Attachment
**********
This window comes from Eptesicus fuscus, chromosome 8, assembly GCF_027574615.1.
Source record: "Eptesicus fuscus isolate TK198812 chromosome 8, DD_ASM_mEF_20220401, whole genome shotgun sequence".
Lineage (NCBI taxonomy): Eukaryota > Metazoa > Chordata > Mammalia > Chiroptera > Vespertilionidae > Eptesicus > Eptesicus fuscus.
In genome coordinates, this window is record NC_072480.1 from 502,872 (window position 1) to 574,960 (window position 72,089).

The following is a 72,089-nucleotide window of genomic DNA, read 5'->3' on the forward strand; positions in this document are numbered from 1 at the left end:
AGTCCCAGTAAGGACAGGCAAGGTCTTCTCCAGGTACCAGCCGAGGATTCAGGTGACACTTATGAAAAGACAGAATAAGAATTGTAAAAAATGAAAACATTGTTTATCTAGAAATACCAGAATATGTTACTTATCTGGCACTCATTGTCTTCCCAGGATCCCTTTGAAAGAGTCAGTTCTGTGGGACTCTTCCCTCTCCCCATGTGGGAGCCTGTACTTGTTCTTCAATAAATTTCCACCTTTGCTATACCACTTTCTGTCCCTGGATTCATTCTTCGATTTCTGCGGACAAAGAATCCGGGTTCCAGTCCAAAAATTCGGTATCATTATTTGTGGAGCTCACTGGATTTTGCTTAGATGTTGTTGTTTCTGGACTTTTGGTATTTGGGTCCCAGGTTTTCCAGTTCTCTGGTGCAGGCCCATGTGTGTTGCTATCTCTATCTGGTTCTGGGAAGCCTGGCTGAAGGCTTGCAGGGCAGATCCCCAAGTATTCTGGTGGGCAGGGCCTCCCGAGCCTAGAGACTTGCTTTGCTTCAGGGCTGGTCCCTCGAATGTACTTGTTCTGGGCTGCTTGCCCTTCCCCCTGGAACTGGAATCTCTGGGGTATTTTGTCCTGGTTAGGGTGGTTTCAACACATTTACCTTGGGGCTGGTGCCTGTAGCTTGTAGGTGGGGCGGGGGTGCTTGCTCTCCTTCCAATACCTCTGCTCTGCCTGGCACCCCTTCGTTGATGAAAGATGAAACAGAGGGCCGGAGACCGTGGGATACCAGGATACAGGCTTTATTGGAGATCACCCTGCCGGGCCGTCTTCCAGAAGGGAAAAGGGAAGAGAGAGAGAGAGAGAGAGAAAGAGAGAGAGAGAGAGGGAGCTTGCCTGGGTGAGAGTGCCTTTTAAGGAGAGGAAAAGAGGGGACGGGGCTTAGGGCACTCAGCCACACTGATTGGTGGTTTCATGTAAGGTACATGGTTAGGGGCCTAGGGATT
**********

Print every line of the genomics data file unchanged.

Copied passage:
This window comes from Eptesicus fuscus, chromosome 8, assembly GCF_027574615.1.
Source record: "Eptesicus fuscus isolate TK198812 chromosome 8, DD_ASM_mEF_20220401, whole genome shotgun sequence".
Lineage (NCBI taxonomy): Eukaryota > Metazoa > Chordata > Mammalia > Chiroptera > Vespertilionidae > Eptesicus > Eptesicus fuscus.
In genome coordinates, this window is record NC_072480.1 from 502,872 (window position 1) to 574,960 (window position 72,089).

The following is a 72,089-nucleotide window of genomic DNA, read 5'->3' on the forward strand; positions in this document are numbered from 1 at the left end:
AGTCCCAGTAAGGACAGGCAAGGTCTTCTCCAGGTACCAGCCGAGGATTCAGGTGACACTTATGAAAAGACAGAATAAGAATTGTAAAAAATGAAAACATTGTTTATCTAGAAATACCAGAATATGTTACTTATCTGGCACTCATTGTCTTCCCAGGATCCCTTTGAAAGAGTCAGTTCTGTGGGACTCTTCCCTCTCCCCATGTGGGAGCCTGTACTTGTTCTTCAATAAATTTCCACCTTTGCTATACCACTTTCTGTCCCTGGATTCATTCTTCGATTTCTGCGGACAAAGAATCCGGGTTCCAGTCCAAAAATTCGGTATCATTATTTGTGGAGCTCACTGGATTTTGCTTAGATGTTGTTGTTTCTGGACTTTTGGTATTTGGGTCCCAGGTTTTCCAGTTCTCTGGTGCAGGCCCATGTGTGTTGCTATCTCTATCTGGTTCTGGGAAGCCTGGCTGAAGGCTTGCAGGGCAGATCCCCAAGTATTCTGGTGGGCAGGGCCTCCCGAGCCTAGAGACTTGCTTTGCTTCAGGGCTGGTCCCTCGAATGTACTTGTTCTGGGCTGCTTGCCCTTCCCCCTGGAACTGGAATCTCTGGGGTATTTTGTCCTGGTTAGGGTGGTTTCAACACATTTACCTTGGGGCTGGTGCCTGTAGCTTGTAGGTGGGGCGGGGGTGCTTGCTCTCCTTCCAATACCTCTGCTCTGCCTGGCACCCCTTCGTTGATGAAAGATGAAACAGAGGGCCGGAGACCGTGGGATACCAGGATACAGGCTTTATTGGAGATCACCCTGCCGGGCCGTCTTCCAGAAGGGAAAAGGGAAGAGAGAGAGAGAGAGAGAGAAAGAGAGAGAGAGAGAGGGAGCTTGCCTGGGTGAGAGTGCCTTTTAAGGAGAGGAAAAGAGGGGACGGGGCTTAGGGCACTCAGCCACACTGATTGGTGGTTTCATGTAAGGTACATGGTTAGGGGCCTAGGGATT